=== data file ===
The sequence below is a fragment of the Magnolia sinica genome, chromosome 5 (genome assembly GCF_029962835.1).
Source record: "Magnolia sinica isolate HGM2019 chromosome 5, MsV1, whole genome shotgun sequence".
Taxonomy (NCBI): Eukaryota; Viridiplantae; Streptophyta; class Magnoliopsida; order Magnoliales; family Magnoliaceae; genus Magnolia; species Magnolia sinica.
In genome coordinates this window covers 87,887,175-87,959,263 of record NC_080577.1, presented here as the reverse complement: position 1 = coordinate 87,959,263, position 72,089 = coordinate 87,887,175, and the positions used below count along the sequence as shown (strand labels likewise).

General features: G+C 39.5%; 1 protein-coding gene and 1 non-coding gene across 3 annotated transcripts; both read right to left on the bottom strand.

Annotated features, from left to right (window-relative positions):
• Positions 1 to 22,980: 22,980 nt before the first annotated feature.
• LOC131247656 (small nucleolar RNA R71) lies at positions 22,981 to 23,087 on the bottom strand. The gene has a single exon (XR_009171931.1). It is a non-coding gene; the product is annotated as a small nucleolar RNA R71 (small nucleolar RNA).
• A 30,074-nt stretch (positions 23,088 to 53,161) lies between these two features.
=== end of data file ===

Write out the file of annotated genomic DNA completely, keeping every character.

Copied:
The sequence below is a fragment of the Magnolia sinica genome, chromosome 5 (genome assembly GCF_029962835.1).
Source record: "Magnolia sinica isolate HGM2019 chromosome 5, MsV1, whole genome shotgun sequence".
Taxonomy (NCBI): Eukaryota; Viridiplantae; Streptophyta; class Magnoliopsida; order Magnoliales; family Magnoliaceae; genus Magnolia; species Magnolia sinica.
In genome coordinates this window covers 87,887,175-87,959,263 of record NC_080577.1, presented here as the reverse complement: position 1 = coordinate 87,959,263, position 72,089 = coordinate 87,887,175, and the positions used below count along the sequence as shown (strand labels likewise).

General features: G+C 39.5%; 1 protein-coding gene and 1 non-coding gene across 3 annotated transcripts; both read right to left on the bottom strand.

Annotated features, from left to right (window-relative positions):
• Positions 1 to 22,980: 22,980 nt before the first annotated feature.
• LOC131247656 (small nucleolar RNA R71) lies at positions 22,981 to 23,087 on the bottom strand. The gene has a single exon (XR_009171931.1). It is a non-coding gene; the product is annotated as a small nucleolar RNA R71 (small nucleolar RNA).
• A 30,074-nt stretch (positions 23,088 to 53,161) lies between these two features.